Water managers on the Monterey Peninsula are taking a step to ramp up their conservation efforts. But the peninsula is actually in a much better position than another nearby county because it’s been able to conserve more water.
The Monterey Peninsula Water Management District is going to move forward with some options taken from several different tiers of conservation to keep things under control. But San Benito County Water District said it's in a dire situation because the federal government may tap into some precious resources.
"We're experiencing an extremely dry period, that's probably the driest period in the last 150 years or more," said San Benito County Water District manager Jeff Cattaneo.
Cattaneo said he's scrambling to come up with more water for the district's agricultural and urban customers. he says last week the federally-run bureau of reclamation came knocking on his door for 8,000 acre feet of water his customers had squirreled away for a time when the reservoirs ran dry.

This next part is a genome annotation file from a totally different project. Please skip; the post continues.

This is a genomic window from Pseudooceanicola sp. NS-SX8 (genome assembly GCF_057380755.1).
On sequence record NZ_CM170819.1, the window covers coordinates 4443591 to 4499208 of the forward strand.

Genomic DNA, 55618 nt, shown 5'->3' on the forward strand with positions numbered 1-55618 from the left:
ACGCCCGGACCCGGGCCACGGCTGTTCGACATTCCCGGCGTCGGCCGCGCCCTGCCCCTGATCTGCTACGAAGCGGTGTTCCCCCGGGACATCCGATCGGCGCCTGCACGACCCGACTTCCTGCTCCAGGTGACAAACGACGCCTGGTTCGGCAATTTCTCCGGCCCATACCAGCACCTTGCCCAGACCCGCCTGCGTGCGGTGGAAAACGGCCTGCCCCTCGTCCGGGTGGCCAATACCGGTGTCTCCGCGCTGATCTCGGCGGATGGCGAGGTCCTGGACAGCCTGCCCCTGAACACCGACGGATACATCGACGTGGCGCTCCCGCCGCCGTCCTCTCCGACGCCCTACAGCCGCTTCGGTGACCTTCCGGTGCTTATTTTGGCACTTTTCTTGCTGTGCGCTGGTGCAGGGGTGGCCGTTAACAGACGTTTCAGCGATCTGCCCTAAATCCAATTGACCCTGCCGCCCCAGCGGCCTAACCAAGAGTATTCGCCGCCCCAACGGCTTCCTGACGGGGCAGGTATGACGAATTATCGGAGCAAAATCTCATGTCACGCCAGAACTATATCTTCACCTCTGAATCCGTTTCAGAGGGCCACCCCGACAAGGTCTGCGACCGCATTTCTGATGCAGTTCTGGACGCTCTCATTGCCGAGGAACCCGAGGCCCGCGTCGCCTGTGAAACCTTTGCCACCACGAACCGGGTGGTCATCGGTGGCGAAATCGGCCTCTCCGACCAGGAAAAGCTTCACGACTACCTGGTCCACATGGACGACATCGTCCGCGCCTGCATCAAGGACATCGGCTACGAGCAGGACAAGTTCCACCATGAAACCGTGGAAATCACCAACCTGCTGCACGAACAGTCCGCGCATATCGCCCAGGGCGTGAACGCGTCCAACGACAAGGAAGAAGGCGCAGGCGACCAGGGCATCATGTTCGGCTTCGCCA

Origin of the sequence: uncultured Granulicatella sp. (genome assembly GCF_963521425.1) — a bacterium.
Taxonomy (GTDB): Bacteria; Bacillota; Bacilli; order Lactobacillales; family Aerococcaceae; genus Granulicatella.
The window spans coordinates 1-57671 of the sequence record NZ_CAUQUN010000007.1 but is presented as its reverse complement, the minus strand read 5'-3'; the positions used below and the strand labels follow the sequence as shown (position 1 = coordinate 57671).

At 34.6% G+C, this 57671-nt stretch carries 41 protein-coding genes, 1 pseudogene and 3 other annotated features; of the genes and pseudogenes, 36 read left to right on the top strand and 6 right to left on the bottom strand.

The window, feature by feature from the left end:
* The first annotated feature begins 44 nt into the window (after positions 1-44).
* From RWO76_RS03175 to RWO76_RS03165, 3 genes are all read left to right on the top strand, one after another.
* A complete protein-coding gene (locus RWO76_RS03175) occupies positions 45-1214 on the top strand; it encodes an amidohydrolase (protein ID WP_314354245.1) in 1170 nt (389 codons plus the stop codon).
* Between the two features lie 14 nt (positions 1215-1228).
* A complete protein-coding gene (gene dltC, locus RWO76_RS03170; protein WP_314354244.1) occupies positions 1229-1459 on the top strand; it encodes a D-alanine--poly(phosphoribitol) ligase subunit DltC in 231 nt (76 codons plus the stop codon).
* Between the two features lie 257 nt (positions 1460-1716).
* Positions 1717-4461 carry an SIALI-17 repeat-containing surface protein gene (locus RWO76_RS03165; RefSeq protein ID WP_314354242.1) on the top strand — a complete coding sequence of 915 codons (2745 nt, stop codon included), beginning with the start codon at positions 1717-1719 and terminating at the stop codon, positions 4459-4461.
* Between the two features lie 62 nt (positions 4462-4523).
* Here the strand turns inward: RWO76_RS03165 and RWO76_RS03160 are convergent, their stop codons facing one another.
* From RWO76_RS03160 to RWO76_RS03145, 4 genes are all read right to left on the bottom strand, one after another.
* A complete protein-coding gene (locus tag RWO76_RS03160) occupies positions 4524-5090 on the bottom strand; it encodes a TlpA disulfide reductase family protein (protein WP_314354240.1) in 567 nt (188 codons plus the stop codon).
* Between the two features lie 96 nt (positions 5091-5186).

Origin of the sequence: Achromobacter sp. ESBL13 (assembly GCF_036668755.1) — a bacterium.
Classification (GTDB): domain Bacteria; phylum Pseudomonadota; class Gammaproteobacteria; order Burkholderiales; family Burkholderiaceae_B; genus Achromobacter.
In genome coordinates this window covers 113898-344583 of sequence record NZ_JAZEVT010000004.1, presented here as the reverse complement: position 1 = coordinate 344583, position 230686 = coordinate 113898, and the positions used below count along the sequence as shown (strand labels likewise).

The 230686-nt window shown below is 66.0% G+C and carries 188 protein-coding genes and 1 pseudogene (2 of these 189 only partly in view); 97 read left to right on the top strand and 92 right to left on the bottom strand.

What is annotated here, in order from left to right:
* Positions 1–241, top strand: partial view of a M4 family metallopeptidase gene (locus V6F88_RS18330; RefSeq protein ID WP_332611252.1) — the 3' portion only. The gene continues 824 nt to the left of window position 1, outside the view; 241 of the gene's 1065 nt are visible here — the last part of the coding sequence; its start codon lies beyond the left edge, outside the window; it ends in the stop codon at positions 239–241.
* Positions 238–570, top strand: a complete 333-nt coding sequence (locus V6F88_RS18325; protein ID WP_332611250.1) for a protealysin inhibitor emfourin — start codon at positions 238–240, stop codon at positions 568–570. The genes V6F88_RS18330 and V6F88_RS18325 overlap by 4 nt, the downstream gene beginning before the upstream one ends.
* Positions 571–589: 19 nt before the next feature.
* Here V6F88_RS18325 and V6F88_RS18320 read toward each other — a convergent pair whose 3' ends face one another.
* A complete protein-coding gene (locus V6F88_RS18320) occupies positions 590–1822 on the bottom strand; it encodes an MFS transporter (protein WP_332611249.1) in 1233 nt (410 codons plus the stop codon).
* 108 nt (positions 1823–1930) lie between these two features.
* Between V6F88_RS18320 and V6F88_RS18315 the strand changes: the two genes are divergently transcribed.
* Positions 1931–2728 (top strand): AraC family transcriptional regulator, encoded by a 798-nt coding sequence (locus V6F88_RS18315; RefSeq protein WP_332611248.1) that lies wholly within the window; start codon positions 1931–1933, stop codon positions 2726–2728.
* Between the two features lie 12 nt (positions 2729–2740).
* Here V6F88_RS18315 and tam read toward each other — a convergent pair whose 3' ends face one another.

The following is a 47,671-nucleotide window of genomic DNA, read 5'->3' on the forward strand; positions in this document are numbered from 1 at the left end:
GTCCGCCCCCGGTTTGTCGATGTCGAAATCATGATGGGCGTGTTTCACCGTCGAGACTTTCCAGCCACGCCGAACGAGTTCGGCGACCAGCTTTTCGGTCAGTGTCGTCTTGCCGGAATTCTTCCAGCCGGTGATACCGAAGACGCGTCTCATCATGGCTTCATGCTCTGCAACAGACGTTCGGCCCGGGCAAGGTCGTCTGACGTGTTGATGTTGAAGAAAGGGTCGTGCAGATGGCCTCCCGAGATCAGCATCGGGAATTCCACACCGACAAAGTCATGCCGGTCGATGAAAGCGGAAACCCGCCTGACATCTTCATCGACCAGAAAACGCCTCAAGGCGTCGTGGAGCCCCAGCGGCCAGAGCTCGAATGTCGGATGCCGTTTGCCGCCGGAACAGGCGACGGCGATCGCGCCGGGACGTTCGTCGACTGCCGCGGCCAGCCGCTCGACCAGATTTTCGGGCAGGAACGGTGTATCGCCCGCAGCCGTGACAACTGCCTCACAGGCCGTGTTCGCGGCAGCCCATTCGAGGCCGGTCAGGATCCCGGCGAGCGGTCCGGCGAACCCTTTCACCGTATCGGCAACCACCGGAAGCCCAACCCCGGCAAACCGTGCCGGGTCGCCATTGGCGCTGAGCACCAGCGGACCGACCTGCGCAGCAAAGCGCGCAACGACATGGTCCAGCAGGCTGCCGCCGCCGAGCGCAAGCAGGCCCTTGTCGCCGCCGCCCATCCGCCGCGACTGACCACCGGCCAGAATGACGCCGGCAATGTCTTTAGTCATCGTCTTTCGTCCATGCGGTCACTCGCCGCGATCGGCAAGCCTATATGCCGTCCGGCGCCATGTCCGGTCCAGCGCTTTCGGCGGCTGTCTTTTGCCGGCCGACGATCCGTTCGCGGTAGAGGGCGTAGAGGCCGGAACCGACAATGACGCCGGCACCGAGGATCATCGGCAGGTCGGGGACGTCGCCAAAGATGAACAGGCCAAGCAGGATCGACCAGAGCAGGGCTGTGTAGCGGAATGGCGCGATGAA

"One of their considerations for meeting their base needs because they were so short of water -- was for them to come and take that water that we had purchased and saved," Cattaneo said.
On Wednesday, the San Benito board decided to move forward with plan to hold a discussion meeting in February, where an emergency drought declaration will be considered. Even though the Peninsula is in a better spot, its still taking steps to be conservative.
San Benito County said it's water rationing could happen a lot faster if the federal government steps in.
"Our allocation, amount of water that we're going to get from the central valley project this next year for our agricultural customers is going to be zero," Cattaneo said.
Cattaneo said agricultural customers should expect a 15 percent reduction in water and a 25 percent reduction for urban customers.
Water managers on the Peninsula said, if we don't get 5-6 inches of rain by May, we could be pushed into stage 4 rationing.